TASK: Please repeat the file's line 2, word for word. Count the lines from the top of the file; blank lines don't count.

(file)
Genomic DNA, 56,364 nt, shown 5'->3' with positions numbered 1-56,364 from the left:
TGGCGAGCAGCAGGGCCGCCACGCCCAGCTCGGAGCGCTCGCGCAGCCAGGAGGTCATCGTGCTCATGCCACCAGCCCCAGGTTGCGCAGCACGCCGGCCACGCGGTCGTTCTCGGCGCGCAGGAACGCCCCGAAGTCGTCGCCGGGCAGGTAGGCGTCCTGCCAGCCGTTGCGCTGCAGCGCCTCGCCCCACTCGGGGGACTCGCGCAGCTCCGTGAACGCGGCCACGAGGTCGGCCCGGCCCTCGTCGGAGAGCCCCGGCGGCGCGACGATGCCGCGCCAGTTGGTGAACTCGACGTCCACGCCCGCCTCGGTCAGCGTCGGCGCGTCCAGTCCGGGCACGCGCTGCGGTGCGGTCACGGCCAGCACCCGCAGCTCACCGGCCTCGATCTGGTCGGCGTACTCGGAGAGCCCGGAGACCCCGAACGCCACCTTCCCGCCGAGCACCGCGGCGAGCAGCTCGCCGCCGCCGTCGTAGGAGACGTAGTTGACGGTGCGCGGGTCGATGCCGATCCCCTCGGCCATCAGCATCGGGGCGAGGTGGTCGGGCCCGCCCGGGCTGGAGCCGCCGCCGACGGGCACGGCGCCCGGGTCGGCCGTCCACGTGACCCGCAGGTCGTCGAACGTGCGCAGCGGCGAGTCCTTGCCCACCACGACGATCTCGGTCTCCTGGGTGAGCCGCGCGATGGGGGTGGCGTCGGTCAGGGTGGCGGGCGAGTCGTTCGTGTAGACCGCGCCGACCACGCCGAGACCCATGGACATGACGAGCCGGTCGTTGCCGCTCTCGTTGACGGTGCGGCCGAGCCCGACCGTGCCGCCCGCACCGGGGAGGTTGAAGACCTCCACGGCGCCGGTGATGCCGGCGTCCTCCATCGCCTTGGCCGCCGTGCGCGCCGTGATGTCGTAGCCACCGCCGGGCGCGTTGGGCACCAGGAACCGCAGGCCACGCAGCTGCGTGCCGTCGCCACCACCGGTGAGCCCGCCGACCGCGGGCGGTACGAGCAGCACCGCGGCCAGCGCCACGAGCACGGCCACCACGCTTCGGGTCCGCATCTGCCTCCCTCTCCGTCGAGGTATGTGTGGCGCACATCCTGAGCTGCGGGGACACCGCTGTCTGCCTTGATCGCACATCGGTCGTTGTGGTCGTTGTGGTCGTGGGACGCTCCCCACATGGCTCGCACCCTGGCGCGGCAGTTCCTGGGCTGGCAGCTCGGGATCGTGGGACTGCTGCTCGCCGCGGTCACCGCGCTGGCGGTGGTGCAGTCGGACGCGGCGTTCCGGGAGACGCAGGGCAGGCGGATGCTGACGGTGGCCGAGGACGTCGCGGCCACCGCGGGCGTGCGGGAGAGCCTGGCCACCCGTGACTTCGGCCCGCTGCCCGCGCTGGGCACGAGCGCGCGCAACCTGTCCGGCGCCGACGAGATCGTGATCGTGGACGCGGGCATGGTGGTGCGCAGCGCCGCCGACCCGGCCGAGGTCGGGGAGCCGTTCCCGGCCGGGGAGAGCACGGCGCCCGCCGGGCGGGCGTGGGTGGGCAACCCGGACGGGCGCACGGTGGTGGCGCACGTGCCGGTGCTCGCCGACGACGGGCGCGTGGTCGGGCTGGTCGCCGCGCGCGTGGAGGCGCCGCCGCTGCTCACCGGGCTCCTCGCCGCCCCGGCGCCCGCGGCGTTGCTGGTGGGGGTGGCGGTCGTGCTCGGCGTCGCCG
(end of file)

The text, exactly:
TGGCGAGCAGCAGGGCCGCCACGCCCAGCTCGGAGCGCTCGCGCAGCCAGGAGGTCATCGTGCTCATGCCACCAGCCCCAGGTTGCGCAGCACGCCGGCCACGCGGTCGTTCTCGGCGCGCAGGAACGCCCCGAAGTCGTCGCCGGGCAGGTAGGCGTCCTGCCAGCCGTTGCGCTGCAGCGCCTCGCCCCACTCGGGGGACTCGCGCAGCTCCGTGAACGCGGCCACGAGGTCGGCCCGGCCCTCGTCGGAGAGCCCCGGCGGCGCGACGATGCCGCGCCAGTTGGTGAACTCGACGTCCACGCCCGCCTCGGTCAGCGTCGGCGCGTCCAGTCCGGGCACGCGCTGCGGTGCGGTCACGGCCAGCACCCGCAGCTCACCGGCCTCGATCTGGTCGGCGTACTCGGAGAGCCCGGAGACCCCGAACGCCACCTTCCCGCCGAGCACCGCGGCGAGCAGCTCGCCGCCGCCGTCGTAGGAGACGTAGTTGACGGTGCGCGGGTCGATGCCGATCCCCTCGGCCATCAGCATCGGGGCGAGGTGGTCGGGCCCGCCCGGGCTGGAGCCGCCGCCGACGGGCACGGCGCCCGGGTCGGCCGTCCACGTGACCCGCAGGTCGTCGAACGTGCGCAGCGGCGAGTCCTTGCCCACCACGACGATCTCGGTCTCCTGGGTGAGCCGCGCGATGGGGGTGGCGTCGGTCAGGGTGGCGGGCGAGTCGTTCGTGTAGACCGCGCCGACCACGCCGAGACCCATGGACATGACGAGCCGGTCGTTGCCGCTCTCGTTGACGGTGCGGCCGAGCCCGACCGTGCCGCCCGCACCGGGGAGGTTGAAGACCTCCACGGCGCCGGTGATGCCGGCGTCCTCCATCGCCTTGGCCGCCGTGCGCGCCGTGATGTCGTAGCCACCGCCGGGCGCGTTGGGCACCAGGAACCGCAGGCCACGCAGCTGCGTGCCGTCGCCACCACCGGTGAGCCCGCCGACCGCGGGCGGTACGAGCAGCACCGCGGCCAGCGCCACGAGCACGGCCACCACGCTTCGGGTCCGCATCTGCCTCCCTCTCCGTCGAGGTATGTGTGGCGCACATCCTGAGCTGCGGGGACACCGCTGTCTGCCTTGATCGCACATCGGTCGTTGTGGTCGTTGTGGTCGTGGGACGCTCCCCACATGGCTCGCACCCTGGCGCGGCAGTTCCTGGGCTGGCAGCTCGGGATCGTGGGACTGCTGCTCGCCGCGGTCACCGCGCTGGCGGTGGTGCAGTCGGACGCGGCGTTCCGGGAGACGCAGGGCAGGCGGATGCTGACGGTGGCCGAGGACGTCGCGGCCACCGCGGGCGTGCGGGAGAGCCTGGCCACCCGTGACTTCGGCCCGCTGCCCGCGCTGGGCACGAGCGCGCGCAACCTGTCCGGCGCCGACGAGATCGTGATCGTGGACGCGGGCATGGTGGTGCGCAGCGCCGCCGACCCGGCCGAGGTCGGGGAGCCGTTCCCGGCCGGGGAGAGCACGGCGCCCGCCGGGCGGGCGTGGGTGGGCAACCCGGACGGGCGCACGGTGGTGGCGCACGTGCCGGTGCTCGCCGACGACGGGCGCGTGGTCGGGCTGGTCGCCGCGCGCGTGGAGGCGCCGCCGCTGCTCACCGGGCTCCTCGCCGCCCCGGCGCCCGCGGCGTTGCTGGTGGGGGTGGCGGTCGTGCTCGGCGTCGCCG